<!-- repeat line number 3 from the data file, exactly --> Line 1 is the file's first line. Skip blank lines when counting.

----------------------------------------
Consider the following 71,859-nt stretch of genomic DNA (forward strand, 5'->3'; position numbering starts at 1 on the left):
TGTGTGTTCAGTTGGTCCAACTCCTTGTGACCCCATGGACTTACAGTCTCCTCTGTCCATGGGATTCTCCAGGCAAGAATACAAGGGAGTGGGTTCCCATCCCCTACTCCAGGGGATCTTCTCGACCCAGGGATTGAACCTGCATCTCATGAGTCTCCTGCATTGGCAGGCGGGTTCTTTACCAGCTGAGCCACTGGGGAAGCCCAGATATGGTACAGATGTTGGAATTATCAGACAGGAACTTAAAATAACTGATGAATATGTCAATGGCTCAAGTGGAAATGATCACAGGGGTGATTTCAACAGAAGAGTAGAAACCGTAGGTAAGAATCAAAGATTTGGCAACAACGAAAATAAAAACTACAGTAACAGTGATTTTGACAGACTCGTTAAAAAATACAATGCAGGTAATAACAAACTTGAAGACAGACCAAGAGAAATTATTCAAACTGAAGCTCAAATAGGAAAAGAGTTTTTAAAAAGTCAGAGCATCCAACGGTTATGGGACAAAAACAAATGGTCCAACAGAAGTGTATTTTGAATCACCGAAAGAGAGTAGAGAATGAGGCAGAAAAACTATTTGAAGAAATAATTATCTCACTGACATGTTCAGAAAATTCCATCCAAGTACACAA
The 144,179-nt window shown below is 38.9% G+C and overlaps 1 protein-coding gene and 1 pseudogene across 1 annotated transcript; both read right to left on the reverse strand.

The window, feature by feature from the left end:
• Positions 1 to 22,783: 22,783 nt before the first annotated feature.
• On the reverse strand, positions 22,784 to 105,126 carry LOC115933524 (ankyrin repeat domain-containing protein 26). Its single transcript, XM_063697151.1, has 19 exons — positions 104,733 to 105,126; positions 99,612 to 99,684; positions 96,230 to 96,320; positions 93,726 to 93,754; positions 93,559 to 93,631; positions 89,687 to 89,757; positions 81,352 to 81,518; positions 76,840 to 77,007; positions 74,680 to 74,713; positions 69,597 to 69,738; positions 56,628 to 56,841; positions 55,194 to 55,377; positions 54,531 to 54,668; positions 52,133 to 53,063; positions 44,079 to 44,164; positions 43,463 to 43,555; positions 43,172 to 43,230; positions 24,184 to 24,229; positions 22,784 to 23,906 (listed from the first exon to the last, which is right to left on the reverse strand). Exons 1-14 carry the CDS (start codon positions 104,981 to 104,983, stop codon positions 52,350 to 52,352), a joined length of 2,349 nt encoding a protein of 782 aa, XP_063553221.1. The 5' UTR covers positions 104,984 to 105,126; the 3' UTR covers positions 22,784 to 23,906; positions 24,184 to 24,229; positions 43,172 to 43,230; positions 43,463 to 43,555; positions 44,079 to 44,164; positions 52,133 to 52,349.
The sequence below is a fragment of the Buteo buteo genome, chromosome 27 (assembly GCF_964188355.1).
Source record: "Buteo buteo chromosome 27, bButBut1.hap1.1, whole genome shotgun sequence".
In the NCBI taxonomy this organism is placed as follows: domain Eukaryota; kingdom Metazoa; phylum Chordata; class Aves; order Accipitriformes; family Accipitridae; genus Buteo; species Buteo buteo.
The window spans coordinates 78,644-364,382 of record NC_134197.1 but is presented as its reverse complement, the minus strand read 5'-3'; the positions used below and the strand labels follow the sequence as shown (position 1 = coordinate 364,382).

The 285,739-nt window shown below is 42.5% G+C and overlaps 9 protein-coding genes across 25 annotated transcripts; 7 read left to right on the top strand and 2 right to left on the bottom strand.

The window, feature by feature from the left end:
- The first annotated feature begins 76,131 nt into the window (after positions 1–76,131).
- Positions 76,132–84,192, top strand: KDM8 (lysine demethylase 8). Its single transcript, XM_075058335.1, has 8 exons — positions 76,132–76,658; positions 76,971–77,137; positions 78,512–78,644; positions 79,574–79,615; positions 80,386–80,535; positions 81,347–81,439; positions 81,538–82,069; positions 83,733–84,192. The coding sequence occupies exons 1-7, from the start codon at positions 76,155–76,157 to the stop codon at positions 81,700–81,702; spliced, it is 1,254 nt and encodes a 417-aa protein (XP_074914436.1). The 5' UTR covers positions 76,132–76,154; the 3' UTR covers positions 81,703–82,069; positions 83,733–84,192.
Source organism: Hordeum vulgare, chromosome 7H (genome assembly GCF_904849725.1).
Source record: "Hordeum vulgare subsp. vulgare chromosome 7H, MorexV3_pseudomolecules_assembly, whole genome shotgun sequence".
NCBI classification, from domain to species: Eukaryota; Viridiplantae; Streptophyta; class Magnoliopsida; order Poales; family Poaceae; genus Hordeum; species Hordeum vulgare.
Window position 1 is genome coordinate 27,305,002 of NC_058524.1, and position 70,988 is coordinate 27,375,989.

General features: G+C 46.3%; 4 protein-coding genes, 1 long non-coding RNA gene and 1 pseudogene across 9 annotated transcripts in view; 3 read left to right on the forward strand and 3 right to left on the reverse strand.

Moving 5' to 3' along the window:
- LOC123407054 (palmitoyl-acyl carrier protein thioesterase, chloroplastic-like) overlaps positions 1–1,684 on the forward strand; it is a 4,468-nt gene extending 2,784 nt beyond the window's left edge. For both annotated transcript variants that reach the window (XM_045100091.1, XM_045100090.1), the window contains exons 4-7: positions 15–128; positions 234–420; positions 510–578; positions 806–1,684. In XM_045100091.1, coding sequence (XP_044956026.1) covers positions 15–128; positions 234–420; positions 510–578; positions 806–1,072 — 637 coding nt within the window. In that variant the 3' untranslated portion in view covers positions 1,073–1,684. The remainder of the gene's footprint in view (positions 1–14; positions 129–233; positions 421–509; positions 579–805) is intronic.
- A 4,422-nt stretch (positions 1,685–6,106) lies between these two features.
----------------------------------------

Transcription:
The 144,179-nt window shown below is 38.9% G+C and overlaps 1 protein-coding gene and 1 pseudogene across 1 annotated transcript; both read right to left on the reverse strand.